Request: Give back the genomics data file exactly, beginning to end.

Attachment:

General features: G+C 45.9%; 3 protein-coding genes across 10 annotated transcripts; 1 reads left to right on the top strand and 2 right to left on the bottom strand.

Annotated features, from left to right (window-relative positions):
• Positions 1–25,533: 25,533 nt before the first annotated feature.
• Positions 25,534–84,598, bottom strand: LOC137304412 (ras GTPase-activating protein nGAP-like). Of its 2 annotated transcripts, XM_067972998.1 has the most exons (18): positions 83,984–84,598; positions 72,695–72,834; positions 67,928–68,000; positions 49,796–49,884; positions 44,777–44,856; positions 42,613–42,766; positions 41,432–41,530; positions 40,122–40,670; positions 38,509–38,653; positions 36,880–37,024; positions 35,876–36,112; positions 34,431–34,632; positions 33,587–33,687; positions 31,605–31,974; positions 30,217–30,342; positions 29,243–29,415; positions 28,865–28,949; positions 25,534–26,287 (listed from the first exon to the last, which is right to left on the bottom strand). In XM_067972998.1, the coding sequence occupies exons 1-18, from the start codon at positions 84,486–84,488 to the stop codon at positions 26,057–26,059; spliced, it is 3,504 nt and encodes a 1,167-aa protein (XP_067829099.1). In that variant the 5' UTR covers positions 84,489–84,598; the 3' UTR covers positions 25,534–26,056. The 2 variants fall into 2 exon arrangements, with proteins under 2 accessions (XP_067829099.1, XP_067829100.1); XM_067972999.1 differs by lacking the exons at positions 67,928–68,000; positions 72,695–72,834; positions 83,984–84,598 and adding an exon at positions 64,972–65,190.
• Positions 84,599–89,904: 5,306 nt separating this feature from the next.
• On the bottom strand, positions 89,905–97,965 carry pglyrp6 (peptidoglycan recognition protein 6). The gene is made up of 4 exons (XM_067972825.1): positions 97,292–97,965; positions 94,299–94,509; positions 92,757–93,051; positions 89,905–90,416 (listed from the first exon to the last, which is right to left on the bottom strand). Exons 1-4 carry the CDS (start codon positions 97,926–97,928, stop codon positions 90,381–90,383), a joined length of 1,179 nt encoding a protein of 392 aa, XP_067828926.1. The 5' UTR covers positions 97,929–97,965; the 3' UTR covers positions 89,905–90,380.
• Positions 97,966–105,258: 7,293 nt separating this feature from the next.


General features: G+C 45.9%; 3 protein-coding genes across 10 annotated transcripts; 1 reads left to right on the top strand and 2 right to left on the bottom strand.

Annotated features, from left to right (window-relative positions):
• Positions 1–25,533: 25,533 nt before the first annotated feature.
• Positions 25,534–84,598, bottom strand: LOC137304412 (ras GTPase-activating protein nGAP-like). Of its 2 annotated transcripts, XM_067972998.1 has the most exons (18): positions 83,984–84,598; positions 72,695–72,834; positions 67,928–68,000; positions 49,796–49,884; positions 44,777–44,856; positions 42,613–42,766; positions 41,432–41,530; positions 40,122–40,670; positions 38,509–38,653; positions 36,880–37,024; positions 35,876–36,112; positions 34,431–34,632; positions 33,587–33,687; positions 31,605–31,974; positions 30,217–30,342; positions 29,243–29,415; positions 28,865–28,949; positions 25,534–26,287 (listed from the first exon to the last, which is right to left on the bottom strand). In XM_067972998.1, the coding sequence occupies exons 1-18, from the start codon at positions 84,486–84,488 to the stop codon at positions 26,057–26,059; spliced, it is 3,504 nt and encodes a 1,167-aa protein (XP_067829099.1). In that variant the 5' UTR covers positions 84,489–84,598; the 3' UTR covers positions 25,534–26,056. The 2 variants fall into 2 exon arrangements, with proteins under 2 accessions (XP_067829099.1, XP_067829100.1); XM_067972999.1 differs by lacking the exons at positions 67,928–68,000; positions 72,695–72,834; positions 83,984–84,598 and adding an exon at positions 64,972–65,190.
• Positions 84,599–89,904: 5,306 nt separating this feature from the next.
• On the bottom strand, positions 89,905–97,965 carry pglyrp6 (peptidoglycan recognition protein 6). The gene is made up of 4 exons (XM_067972825.1): positions 97,292–97,965; positions 94,299–94,509; positions 92,757–93,051; positions 89,905–90,416 (listed from the first exon to the last, which is right to left on the bottom strand). Exons 1-4 carry the CDS (start codon positions 97,926–97,928, stop codon positions 90,381–90,383), a joined length of 1,179 nt encoding a protein of 392 aa, XP_067828926.1. The 5' UTR covers positions 97,929–97,965; the 3' UTR covers positions 89,905–90,380.
• Positions 97,966–105,258: 7,293 nt separating this feature from the next.